Young voters galvanized by midterm election

Students protest at Ingraham High School on March 14, which marked exactly one month after the Marjory Stoneman Douglas High School massacre in Parkland, Fla. The massacre sparked a nationwide discussion about gun violence and school safety.



Students protest at Ingraham High School on March 14, which marked exactly one month after the Marjory Stoneman Douglas High School massacre in Parkland, Fla. The massacre sparked a nationwide discussion about gun violence and school safety.

Aliyah Newman, Staff Reporter

History was made across the nation when several trailblazing candidates won coveted spots in American politics. Headed to the Capitol are Muslims, women, and African Americans, who were big winners on Nov. 6. Two Native American women share the distinction of being the first to serve in Congress.  

Closer to home, initiatives on gun regulation laws will give Washington some of the strictest firearms laws in the country. Other ballot measures included increased police training, including a higher standard for use of deadly force and environmental taxes.

While less than one-fourth of Cleveland’s student body can vote, November’s midterm election gave those who were eligible a chance to shape the future of the state. But not being old enough to vote doesn’t stop younger citizens from getting involved in politics.

Junior Andrew Hong is self-described as one of the more politically active students at Cleveland. Since 2016, he has been campaigning and volunteering for the candidates he admires – and may even ask his peers to convince their parents to vote for some of his favorites. 

“I started to try to pay attention to politics … with Bernie Sanders’s campaign,” Hong said. “I got more active in politics right after the Stoneman Douglas shooting in Florida.”

The Valentine’s Day school shooting left 17 students and staff members dead and dozens injured.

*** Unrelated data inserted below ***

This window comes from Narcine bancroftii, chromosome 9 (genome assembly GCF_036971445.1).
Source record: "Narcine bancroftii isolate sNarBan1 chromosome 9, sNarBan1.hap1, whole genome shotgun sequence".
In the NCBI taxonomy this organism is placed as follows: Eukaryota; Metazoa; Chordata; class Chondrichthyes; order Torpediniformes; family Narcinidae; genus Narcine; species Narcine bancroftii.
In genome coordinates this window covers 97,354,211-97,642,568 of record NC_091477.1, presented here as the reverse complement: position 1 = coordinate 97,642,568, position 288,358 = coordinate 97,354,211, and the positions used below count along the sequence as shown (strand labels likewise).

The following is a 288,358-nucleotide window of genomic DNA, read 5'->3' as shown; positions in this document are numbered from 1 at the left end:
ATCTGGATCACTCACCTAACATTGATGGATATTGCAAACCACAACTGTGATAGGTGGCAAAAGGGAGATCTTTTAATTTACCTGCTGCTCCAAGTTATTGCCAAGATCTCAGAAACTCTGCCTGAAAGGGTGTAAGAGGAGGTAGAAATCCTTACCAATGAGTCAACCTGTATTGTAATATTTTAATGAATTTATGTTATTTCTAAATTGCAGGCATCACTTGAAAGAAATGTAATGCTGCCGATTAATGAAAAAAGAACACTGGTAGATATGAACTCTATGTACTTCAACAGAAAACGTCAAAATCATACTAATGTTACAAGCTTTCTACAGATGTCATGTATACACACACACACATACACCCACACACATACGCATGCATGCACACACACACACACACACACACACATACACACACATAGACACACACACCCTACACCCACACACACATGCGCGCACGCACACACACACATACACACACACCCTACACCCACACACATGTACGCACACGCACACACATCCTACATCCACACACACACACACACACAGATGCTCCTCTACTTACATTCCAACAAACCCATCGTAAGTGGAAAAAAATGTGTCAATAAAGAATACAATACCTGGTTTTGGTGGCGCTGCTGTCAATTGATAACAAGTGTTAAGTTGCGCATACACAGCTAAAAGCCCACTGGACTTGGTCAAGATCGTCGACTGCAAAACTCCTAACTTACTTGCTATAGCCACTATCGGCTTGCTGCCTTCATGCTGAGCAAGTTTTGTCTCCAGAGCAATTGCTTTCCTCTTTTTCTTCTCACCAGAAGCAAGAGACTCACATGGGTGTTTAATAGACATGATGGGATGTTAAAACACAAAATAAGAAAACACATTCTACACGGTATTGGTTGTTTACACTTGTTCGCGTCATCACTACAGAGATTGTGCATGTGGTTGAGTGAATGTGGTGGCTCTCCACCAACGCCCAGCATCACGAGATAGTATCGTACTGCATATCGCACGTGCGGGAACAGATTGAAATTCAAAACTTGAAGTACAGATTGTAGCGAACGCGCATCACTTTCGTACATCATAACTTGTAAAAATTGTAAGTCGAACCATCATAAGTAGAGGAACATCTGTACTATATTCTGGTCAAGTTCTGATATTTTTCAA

Hong is a strong advocate for the new gun control and police training laws, as he believes they directly affect Cleveland and other teens around the state.

“It definitely makes Cleveland safer and Seattle safer and the whole state safer from gun violence,” Hong said. He believes the law enforcement training will prevent more people from being wrongly shot, particularly African-American males.

Mitchell Moss, a junior, also supports the new law enforcement proposal.

“We need have more conflict resolution and less combat training for police officers,” Moss said. “I don’t really trust them much as of right now.” 

Moss agrees that police officers need more de-escalation tactics instead of resorting to pulling their guns, but he does

Junior Mitchell Moss supports more training for police officers.

not like the new possibility for more gun control in Washington state or the country.

“I feel like banning a tool that can be used in multiple, different ways is not fair because there’s a lot of good people out there that do own guns, and I think limiting them isn’t fair,” said Moss. 

Even through differing opinions for political subjects, Hong and Moss agree on the importance of political power in this country, and the value of voting rights. Both juniors are looking forward to voting in the 2020 election and are hoping for a larger young-voter turnout.

Librarian Lee Micklin wants students to get involved and start voting because in her eyes,

Librarian Lee Micklin helped register students to vote.

it affects everyone. Micklin helped to partner Cleveland with the Washington Bus to spread the word on how students can register to vote. The organization aims to increase political participation for young people across the state. 

“If you look at the issues that were on the ballot, every single one of them affects all of us. Be it climate change, be it police justice, be it gun control,” Micklin said. “[The younger generations] are going to be living longer in this world longer than we are, so this is the world that you guys will inherit.”

Micklin made sure the workers from the Washington Bus visited all 12th grade classrooms to create equal access to any students who wanted to vote.

Shanti Knutzen is one senior who became an eligible voter this year. 

“Voting is a responsibility I was excited to have,” she said. “It’s an opportunity to be a part of making things happen.”

She feels that Cleveland helped her understand politics more due to the government focus in her Humanities class this year. 

“I got to learn more about the importance of voting and democracy and everything around the time we voted.”
Knutzen also utilized the Washington Bus support, which helped her and others register or pre-register to vote.

Understanding the importance and relevance of voting can be difficult to young people who haven’t been exposed to the idea. Elections that don’t include a presidential run can seem less significant, but midterms determine many things that affect Cleveland’s population directly. Knutzen knows how voter turnout can make or break the country.

“Deciding who we want to represent us as a city or state in Congress … is extremely important.”